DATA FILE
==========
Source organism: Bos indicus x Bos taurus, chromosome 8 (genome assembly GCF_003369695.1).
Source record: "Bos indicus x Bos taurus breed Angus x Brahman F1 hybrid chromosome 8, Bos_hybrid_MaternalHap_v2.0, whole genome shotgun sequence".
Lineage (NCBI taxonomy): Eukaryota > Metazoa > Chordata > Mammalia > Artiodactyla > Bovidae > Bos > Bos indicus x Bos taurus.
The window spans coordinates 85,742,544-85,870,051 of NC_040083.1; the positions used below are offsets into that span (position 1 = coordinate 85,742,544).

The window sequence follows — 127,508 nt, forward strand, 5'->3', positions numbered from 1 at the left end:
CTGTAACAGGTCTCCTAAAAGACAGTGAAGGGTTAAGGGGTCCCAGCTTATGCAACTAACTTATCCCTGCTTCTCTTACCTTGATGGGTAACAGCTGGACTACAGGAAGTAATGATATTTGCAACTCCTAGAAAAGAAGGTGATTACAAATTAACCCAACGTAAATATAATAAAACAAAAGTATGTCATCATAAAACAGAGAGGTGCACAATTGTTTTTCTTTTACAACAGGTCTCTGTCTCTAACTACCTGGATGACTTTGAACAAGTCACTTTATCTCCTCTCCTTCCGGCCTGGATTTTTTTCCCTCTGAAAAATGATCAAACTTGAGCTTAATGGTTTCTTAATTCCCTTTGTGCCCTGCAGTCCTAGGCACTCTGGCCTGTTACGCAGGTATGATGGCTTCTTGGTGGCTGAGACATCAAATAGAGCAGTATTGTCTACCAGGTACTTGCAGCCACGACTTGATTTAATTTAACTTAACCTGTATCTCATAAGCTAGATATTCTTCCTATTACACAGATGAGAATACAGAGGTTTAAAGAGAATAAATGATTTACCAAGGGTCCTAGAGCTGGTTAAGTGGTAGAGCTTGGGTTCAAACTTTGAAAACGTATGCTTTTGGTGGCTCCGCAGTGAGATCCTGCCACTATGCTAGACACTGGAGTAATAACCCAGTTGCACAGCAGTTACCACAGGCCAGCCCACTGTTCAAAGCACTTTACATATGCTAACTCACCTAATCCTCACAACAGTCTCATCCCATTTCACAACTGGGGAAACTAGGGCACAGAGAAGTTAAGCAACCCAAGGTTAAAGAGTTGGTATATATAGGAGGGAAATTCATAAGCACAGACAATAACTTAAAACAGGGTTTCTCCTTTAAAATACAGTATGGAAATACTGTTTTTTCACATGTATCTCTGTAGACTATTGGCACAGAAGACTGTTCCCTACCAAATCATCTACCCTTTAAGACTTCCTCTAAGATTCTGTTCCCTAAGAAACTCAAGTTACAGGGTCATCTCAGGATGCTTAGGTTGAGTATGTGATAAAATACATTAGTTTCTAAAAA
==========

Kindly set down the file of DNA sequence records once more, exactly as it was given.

Source organism: Bos indicus x Bos taurus, chromosome 8 (genome assembly GCF_003369695.1).
Source record: "Bos indicus x Bos taurus breed Angus x Brahman F1 hybrid chromosome 8, Bos_hybrid_MaternalHap_v2.0, whole genome shotgun sequence".
Lineage (NCBI taxonomy): Eukaryota > Metazoa > Chordata > Mammalia > Artiodactyla > Bovidae > Bos > Bos indicus x Bos taurus.
The window spans coordinates 85,742,544-85,870,051 of NC_040083.1; the positions used below are offsets into that span (position 1 = coordinate 85,742,544).

The window sequence follows — 127,508 nt, forward strand, 5'->3', positions numbered from 1 at the left end:
CTGTAACAGGTCTCCTAAAAGACAGTGAAGGGTTAAGGGGTCCCAGCTTATGCAACTAACTTATCCCTGCTTCTCTTACCTTGATGGGTAACAGCTGGACTACAGGAAGTAATGATATTTGCAACTCCTAGAAAAGAAGGTGATTACAAATTAACCCAACGTAAATATAATAAAACAAAAGTATGTCATCATAAAACAGAGAGGTGCACAATTGTTTTTCTTTTACAACAGGTCTCTGTCTCTAACTACCTGGATGACTTTGAACAAGTCACTTTATCTCCTCTCCTTCCGGCCTGGATTTTTTTCCCTCTGAAAAATGATCAAACTTGAGCTTAATGGTTTCTTAATTCCCTTTGTGCCCTGCAGTCCTAGGCACTCTGGCCTGTTACGCAGGTATGATGGCTTCTTGGTGGCTGAGACATCAAATAGAGCAGTATTGTCTACCAGGTACTTGCAGCCACGACTTGATTTAATTTAACTTAACCTGTATCTCATAAGCTAGATATTCTTCCTATTACACAGATGAGAATACAGAGGTTTAAAGAGAATAAATGATTTACCAAGGGTCCTAGAGCTGGTTAAGTGGTAGAGCTTGGGTTCAAACTTTGAAAACGTATGCTTTTGGTGGCTCCGCAGTGAGATCCTGCCACTATGCTAGACACTGGAGTAATAACCCAGTTGCACAGCAGTTACCACAGGCCAGCCCACTGTTCAAAGCACTTTACATATGCTAACTCACCTAATCCTCACAACAGTCTCATCCCATTTCACAACTGGGGAAACTAGGGCACAGAGAAGTTAAGCAACCCAAGGTTAAAGAGTTGGTATATATAGGAGGGAAATTCATAAGCACAGACAATAACTTAAAACAGGGTTTCTCCTTTAAAATACAGTATGGAAATACTGTTTTTTCACATGTATCTCTGTAGACTATTGGCACAGAAGACTGTTCCCTACCAAATCATCTACCCTTTAAGACTTCCTCTAAGATTCTGTTCCCTAAGAAACTCAAGTTACAGGGTCATCTCAGGATGCTTAGGTTGAGTATGTGATAAAATACATTAGTTTCTAAAAA